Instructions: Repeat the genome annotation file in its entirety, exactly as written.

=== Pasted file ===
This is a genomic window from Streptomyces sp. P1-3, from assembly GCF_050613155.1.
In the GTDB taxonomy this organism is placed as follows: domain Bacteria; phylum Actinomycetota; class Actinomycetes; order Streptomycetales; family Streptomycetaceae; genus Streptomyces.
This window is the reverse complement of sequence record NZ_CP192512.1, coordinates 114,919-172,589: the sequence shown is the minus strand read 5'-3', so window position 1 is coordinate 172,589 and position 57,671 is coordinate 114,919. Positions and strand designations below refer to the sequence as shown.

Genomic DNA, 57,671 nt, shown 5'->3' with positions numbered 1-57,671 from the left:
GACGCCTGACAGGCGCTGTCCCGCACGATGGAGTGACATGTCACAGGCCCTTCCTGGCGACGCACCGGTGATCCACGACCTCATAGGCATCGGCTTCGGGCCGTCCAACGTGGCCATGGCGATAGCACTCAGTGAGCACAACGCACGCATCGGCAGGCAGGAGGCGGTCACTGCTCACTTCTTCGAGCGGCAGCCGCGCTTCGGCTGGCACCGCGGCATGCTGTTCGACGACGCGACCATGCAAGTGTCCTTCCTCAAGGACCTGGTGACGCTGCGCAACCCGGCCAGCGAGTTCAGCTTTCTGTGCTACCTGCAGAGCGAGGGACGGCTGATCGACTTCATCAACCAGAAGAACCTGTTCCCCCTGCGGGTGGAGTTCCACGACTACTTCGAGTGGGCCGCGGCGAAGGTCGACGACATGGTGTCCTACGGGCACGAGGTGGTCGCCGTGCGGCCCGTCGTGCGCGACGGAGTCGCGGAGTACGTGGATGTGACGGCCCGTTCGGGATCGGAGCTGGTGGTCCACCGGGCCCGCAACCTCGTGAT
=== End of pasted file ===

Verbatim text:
This is a genomic window from Streptomyces sp. P1-3, from assembly GCF_050613155.1.
In the GTDB taxonomy this organism is placed as follows: domain Bacteria; phylum Actinomycetota; class Actinomycetes; order Streptomycetales; family Streptomycetaceae; genus Streptomyces.
This window is the reverse complement of sequence record NZ_CP192512.1, coordinates 114,919-172,589: the sequence shown is the minus strand read 5'-3', so window position 1 is coordinate 172,589 and position 57,671 is coordinate 114,919. Positions and strand designations below refer to the sequence as shown.

Genomic DNA, 57,671 nt, shown 5'->3' with positions numbered 1-57,671 from the left:
GACGCCTGACAGGCGCTGTCCCGCACGATGGAGTGACATGTCACAGGCCCTTCCTGGCGACGCACCGGTGATCCACGACCTCATAGGCATCGGCTTCGGGCCGTCCAACGTGGCCATGGCGATAGCACTCAGTGAGCACAACGCACGCATCGGCAGGCAGGAGGCGGTCACTGCTCACTTCTTCGAGCGGCAGCCGCGCTTCGGCTGGCACCGCGGCATGCTGTTCGACGACGCGACCATGCAAGTGTCCTTCCTCAAGGACCTGGTGACGCTGCGCAACCCGGCCAGCGAGTTCAGCTTTCTGTGCTACCTGCAGAGCGAGGGACGGCTGATCGACTTCATCAACCAGAAGAACCTGTTCCCCCTGCGGGTGGAGTTCCACGACTACTTCGAGTGGGCCGCGGCGAAGGTCGACGACATGGTGTCCTACGGGCACGAGGTGGTCGCCGTGCGGCCCGTCGTGCGCGACGGAGTCGCGGAGTACGTGGATGTGACGGCCCGTTCGGGATCGGAGCTGGTGGTCCACCGGGCCCGCAACCTCGTGAT